You can find useful insights anywhere. Whether they’re new insights, reinforcing insights you’ve already had, or rearticulating or recontextualising insights.
Take, for instance, Tyler Cowen’s recent interview with Chuck Klosterman.
At various points, Tyler explains to Chuck:
- “high-quality real estate and cheap hobbies… are the best hedges”
- “You are human capital, right? No one can touch that, short of you destroying yourself or just dying.”
- “You can always earn more. That’s another great thing about being in your position…. Until you’re senile, you can supply more labour, earn more, give talks, write more books, consult, teach — whatever you want to do. You’re golden.”
- “spending money is insuring against an early death. Because if I hit 96 years old and I’m broke, I’m like, “Oh my goodness. I made it to 96. I can at least read Wikipedia every day. This is still pretty awesome.”
- “The real risk is premature death, in my view. You want to do things that are fun now, so if you die when you’re 63, you still will feel, “I got my stuff in,” whatever that’s going to be”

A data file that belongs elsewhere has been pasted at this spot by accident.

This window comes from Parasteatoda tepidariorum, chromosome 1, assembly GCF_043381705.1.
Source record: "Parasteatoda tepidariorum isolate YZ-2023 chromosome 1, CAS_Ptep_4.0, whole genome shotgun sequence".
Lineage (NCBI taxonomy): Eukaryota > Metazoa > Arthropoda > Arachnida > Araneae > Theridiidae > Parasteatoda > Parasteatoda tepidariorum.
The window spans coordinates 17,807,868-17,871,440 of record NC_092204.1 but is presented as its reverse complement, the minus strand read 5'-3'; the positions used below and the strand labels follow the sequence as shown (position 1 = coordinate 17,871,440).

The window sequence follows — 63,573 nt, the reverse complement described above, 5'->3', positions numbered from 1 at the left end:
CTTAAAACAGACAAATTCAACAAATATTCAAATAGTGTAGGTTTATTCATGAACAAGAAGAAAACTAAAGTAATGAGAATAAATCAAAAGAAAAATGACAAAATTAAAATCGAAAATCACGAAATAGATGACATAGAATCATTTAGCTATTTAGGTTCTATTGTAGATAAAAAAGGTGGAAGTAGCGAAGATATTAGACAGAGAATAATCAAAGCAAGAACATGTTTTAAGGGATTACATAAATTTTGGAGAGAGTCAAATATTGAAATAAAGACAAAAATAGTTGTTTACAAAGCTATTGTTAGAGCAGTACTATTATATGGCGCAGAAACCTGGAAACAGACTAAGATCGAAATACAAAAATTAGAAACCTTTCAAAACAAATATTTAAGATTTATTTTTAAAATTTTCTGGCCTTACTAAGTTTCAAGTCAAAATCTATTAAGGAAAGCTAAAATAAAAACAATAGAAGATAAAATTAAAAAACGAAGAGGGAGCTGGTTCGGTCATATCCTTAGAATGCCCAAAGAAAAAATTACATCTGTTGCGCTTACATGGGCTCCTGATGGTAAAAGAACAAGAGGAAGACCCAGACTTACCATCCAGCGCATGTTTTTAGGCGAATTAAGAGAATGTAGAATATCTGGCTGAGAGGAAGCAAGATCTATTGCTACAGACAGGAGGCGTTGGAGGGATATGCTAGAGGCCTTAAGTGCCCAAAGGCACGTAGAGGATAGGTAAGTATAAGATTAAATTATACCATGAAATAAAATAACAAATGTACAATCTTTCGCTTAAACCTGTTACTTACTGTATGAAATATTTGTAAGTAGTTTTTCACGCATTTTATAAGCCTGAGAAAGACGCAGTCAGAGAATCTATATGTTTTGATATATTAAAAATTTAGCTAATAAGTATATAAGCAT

- “If you just hold safe assets, and we have above-average inflation, you get hammered, right? You lose compound returns every year, that cumulates. Real estate, equities — you at least have a chance of outrunning the demon, so to speak.”
I’d add some minor caveats:
- High-quality real estate and cheap hobbies may not be the best hedges, but they are excellent hedges. (I’m not employing there is the best hedge; I’m just pushing back against definitive statements like this.)
- Tyler’s comments about human capital are apt – for someone like Klosterman, who seems to love what he does. You could say that’s another hedge: being able to work for a long time, in a domain you really enjoy. In Klosterman’s case, I’d also say he doesn’t just have human capital (skills and knowledge) but reputational capital – he is at a point in his career where people actively seek out his work.
- The points about insuring against a premature death, and outrunning the demon (inflation) reflect something that is fundamentally true when it comes to investing and decision-making in general. There’s no such thing as a risk-free investment. There are only different kinds of risk. The secret with investing is to balance the risks that are relevant to you and your situation. Whether that’s financial risk (ie, short-term volatility versus ending up in a worse position over the long run) or personal risk (ie, different forms of regret).
Thanks Tyler! And thanks Chuck, for turning the interview around and asking for financial advice from economist for all of us to enjoy 🙂